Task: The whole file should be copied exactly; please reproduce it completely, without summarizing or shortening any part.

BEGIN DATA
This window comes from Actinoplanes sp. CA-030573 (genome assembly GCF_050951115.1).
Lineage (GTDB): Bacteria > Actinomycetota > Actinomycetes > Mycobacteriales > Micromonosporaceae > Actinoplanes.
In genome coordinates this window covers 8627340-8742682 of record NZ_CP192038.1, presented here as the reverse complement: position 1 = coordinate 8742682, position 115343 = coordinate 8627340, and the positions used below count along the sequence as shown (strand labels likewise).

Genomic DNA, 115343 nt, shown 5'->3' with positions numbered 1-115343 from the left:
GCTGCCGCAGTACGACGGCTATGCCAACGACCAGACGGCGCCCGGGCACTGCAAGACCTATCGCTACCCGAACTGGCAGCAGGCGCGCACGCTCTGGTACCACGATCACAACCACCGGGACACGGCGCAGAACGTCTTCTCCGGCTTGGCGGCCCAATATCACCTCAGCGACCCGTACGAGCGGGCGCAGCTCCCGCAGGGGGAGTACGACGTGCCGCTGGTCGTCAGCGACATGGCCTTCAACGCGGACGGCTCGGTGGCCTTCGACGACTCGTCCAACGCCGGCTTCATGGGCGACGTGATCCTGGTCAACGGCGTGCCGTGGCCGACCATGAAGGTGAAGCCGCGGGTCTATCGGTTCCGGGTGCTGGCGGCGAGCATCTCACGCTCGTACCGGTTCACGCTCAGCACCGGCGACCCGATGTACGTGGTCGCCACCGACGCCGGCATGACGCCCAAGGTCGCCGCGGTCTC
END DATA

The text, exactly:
This window comes from Actinoplanes sp. CA-030573 (genome assembly GCF_050951115.1).
Lineage (GTDB): Bacteria > Actinomycetota > Actinomycetes > Mycobacteriales > Micromonosporaceae > Actinoplanes.
In genome coordinates this window covers 8627340-8742682 of record NZ_CP192038.1, presented here as the reverse complement: position 1 = coordinate 8742682, position 115343 = coordinate 8627340, and the positions used below count along the sequence as shown (strand labels likewise).

Genomic DNA, 115343 nt, shown 5'->3' with positions numbered 1-115343 from the left:
GCTGCCGCAGTACGACGGCTATGCCAACGACCAGACGGCGCCCGGGCACTGCAAGACCTATCGCTACCCGAACTGGCAGCAGGCGCGCACGCTCTGGTACCACGATCACAACCACCGGGACACGGCGCAGAACGTCTTCTCCGGCTTGGCGGCCCAATATCACCTCAGCGACCCGTACGAGCGGGCGCAGCTCCCGCAGGGGGAGTACGACGTGCCGCTGGTCGTCAGCGACATGGCCTTCAACGCGGACGGCTCGGTGGCCTTCGACGACTCGTCCAACGCCGGCTTCATGGGCGACGTGATCCTGGTCAACGGCGTGCCGTGGCCGACCATGAAGGTGAAGCCGCGGGTCTATCGGTTCCGGGTGCTGGCGGCGAGCATCTCACGCTCGTACCGGTTCACGCTCAGCACCGGCGACCCGATGTACGTGGTCGCCACCGACGCCGGCATGACGCCCAAGGTCGCCGCGGTCTC